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Posted on:September 2, 2023

My wife once told me about something that happened in her coding bootcamp at General Assembly that’s stuck with me for a few years now. Depending on the situation, I re-tell this either as a teaching moment, or as a joke (sorry to the person involved! I don’t know who you are).

Before the coding bootcamp starts, students are asked to finish some pre-bootcamp material. There’s just so much to get through that even with a full-time, Monday to Friday, three month long bootcamp, it’s a whirlwind from start to end. Well, clearly some students missed the memo, because a few days into the course, as the instructor was wrapping up the intro to Javascript, this student raised his hand and asked: “can we use square brackets with functions?”

I mean, lol. Luckily I wasn’t the instructor, because this works in JavaScript:

let func = function () {
  console.log("Hello, world!");
func[0] = "This is the first index";
console.log(func[0]); // Outputs: This is the first index
func(); // Outputs: Hello, world!

Anyway, what really happened was the instructor took some time to regain his composure before answering “no, you can’t”. It was the beginning of a painful grind for the both of them, and the student eventually dropped out two weeks into the course.

My in-laws are tuition teachers. They’ve been teaching secondary school and JC students for close to 30 years at this point. To give you a sense of how long they’ve been at it, they’ve now taught students who are kids of ex-students. They are clearly good at what they do, and having been in the game for as long as they have they’ve developed a certain intuition about what works and what doesn’t.

They do this thing where they interview every parent and their kid who comes to them. Okay, I’m using the term “interviewing” really loosely here. It’s a friendly chat. Usually the parent tells them about how the kid has been struggling at school. The school teacher is bad, their existing tuition teachers are bad, or something else. They’re worried. I dont’t think my in-laws actually have a formal conversation template for this, but they’re listening, and they’re forming an intuition around whether they can help the kid or not.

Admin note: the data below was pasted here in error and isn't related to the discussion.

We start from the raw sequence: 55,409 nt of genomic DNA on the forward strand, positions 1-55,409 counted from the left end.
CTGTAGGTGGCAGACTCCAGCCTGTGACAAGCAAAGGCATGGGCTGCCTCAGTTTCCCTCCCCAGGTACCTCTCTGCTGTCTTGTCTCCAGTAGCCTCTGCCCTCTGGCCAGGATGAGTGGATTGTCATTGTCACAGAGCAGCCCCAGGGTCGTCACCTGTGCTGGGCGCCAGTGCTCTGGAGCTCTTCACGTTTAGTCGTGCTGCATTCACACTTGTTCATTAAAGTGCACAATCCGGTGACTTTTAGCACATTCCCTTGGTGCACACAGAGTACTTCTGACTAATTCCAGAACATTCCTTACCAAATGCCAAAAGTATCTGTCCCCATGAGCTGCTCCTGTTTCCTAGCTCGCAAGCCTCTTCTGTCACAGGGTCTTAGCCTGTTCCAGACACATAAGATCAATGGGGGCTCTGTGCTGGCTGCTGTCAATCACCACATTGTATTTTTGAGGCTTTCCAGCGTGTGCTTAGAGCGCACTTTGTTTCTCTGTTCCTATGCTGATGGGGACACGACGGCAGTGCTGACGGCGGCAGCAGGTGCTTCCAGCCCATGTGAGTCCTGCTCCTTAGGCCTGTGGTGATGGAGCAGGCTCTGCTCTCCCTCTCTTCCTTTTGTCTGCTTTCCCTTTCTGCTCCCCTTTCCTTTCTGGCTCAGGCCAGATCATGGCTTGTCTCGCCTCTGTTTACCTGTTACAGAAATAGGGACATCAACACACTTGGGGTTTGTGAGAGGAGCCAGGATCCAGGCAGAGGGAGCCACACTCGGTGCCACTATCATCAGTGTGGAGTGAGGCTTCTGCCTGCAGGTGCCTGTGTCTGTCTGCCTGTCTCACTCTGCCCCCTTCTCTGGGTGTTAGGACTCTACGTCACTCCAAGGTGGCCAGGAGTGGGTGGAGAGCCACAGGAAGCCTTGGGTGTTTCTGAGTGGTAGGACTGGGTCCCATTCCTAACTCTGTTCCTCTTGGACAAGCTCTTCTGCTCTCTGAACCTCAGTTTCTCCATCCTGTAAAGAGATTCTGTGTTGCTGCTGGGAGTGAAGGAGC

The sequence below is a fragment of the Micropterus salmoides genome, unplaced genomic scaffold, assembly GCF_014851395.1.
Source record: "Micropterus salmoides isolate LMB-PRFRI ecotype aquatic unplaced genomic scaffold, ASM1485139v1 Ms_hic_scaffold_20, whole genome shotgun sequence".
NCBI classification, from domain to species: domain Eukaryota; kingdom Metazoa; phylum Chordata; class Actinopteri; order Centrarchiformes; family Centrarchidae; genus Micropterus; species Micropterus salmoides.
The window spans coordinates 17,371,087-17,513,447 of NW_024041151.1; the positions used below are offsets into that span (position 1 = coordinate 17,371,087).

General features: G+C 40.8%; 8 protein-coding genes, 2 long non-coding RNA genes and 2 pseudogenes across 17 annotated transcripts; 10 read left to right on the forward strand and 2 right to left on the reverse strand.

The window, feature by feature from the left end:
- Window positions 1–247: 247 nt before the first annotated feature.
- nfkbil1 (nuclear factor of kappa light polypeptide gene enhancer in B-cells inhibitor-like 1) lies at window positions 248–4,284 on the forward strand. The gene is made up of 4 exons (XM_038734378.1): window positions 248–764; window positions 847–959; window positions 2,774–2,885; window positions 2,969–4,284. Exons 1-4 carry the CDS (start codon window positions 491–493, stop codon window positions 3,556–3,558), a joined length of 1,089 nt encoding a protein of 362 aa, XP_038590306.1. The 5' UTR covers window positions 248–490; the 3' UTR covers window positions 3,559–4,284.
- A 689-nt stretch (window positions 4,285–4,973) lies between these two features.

It’s more nuanced than you think it is. It’s not like a college admissions interview or job interview where as an interviewer you’re just maximizing for academic giftedness and whatever other traits. I mean, If the kid were that smart they wouldn’t be looking for tuition, right?

To be clear, not everyone who comes through eventually does well (they make it a point never to ask about how well their students do on their Os or As). That being said though, up front you can tell that there are some students that they just can’t help, and they don’t want to waste their time and the student’s time. There is an element of receptivity. Some people call it “good attitude”, some others call it “try hard”.

In this video of a reaction to the “strictest family in Singapore”, YEOLO makes fun of the mother, who says the major role of her kids is to “perform the job of being a student”. Yes, it’s hilarious, but within that caricature there’s a kernel of truth. There’s more to learning than just showing up to school every day.

Maybe it’s a sense of “I want to learn” or “I want to get better” that makes infinitely easier for someone to teach them. It’s like the difference between trying to push a boulder uphill, along a flat surface, or slightly downhill, where the slightest change in incline can make all the difference in the world.

Now, the million dollar question is, can that desire to learn be induced extrinsically?

For what it’s worth, I wrote about some practical techniques here.